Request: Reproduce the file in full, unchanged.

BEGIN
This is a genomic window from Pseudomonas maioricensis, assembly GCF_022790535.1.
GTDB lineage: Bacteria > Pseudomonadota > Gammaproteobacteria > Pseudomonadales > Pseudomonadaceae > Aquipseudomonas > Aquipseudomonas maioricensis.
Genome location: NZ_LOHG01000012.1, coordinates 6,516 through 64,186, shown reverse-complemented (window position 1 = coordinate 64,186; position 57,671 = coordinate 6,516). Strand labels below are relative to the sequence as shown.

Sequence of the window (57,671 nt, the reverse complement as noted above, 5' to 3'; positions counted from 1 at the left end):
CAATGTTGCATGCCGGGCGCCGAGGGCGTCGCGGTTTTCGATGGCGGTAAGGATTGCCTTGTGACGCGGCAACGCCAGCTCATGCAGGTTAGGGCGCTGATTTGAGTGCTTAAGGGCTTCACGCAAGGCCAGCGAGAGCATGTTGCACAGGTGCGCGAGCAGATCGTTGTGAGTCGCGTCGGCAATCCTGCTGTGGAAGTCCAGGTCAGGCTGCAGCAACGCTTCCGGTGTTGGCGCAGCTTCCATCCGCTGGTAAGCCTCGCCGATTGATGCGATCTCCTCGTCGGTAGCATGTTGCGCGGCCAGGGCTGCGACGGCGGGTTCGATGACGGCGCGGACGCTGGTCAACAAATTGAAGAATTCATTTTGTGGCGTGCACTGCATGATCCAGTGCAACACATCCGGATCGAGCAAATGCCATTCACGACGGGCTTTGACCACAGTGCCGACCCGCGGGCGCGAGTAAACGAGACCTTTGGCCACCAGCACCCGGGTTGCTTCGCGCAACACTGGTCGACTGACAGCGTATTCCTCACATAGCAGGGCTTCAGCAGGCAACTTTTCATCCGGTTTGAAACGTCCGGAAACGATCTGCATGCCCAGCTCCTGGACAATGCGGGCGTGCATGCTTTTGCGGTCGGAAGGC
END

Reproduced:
This is a genomic window from Pseudomonas maioricensis, assembly GCF_022790535.1.
GTDB lineage: Bacteria > Pseudomonadota > Gammaproteobacteria > Pseudomonadales > Pseudomonadaceae > Aquipseudomonas > Aquipseudomonas maioricensis.
Genome location: NZ_LOHG01000012.1, coordinates 6,516 through 64,186, shown reverse-complemented (window position 1 = coordinate 64,186; position 57,671 = coordinate 6,516). Strand labels below are relative to the sequence as shown.

Sequence of the window (57,671 nt, the reverse complement as noted above, 5' to 3'; positions counted from 1 at the left end):
CAATGTTGCATGCCGGGCGCCGAGGGCGTCGCGGTTTTCGATGGCGGTAAGGATTGCCTTGTGACGCGGCAACGCCAGCTCATGCAGGTTAGGGCGCTGATTTGAGTGCTTAAGGGCTTCACGCAAGGCCAGCGAGAGCATGTTGCACAGGTGCGCGAGCAGATCGTTGTGAGTCGCGTCGGCAATCCTGCTGTGGAAGTCCAGGTCAGGCTGCAGCAACGCTTCCGGTGTTGGCGCAGCTTCCATCCGCTGGTAAGCCTCGCCGATTGATGCGATCTCCTCGTCGGTAGCATGTTGCGCGGCCAGGGCTGCGACGGCGGGTTCGATGACGGCGCGGACGCTGGTCAACAAATTGAAGAATTCATTTTGTGGCGTGCACTGCATGATCCAGTGCAACACATCCGGATCGAGCAAATGCCATTCACGACGGGCTTTGACCACAGTGCCGACCCGCGGGCGCGAGTAAACGAGACCTTTGGCCACCAGCACCCGGGTTGCTTCGCGCAACACTGGTCGACTGACAGCGTATTCCTCACATAGCAGGGCTTCAGCAGGCAACTTTTCATCCGGTTTGAAACGTCCGGAAACGATCTGCATGCCCAGCTCCTGGACAATGCGGGCGTGCATGCTTTTGCGGTCGGAAGGC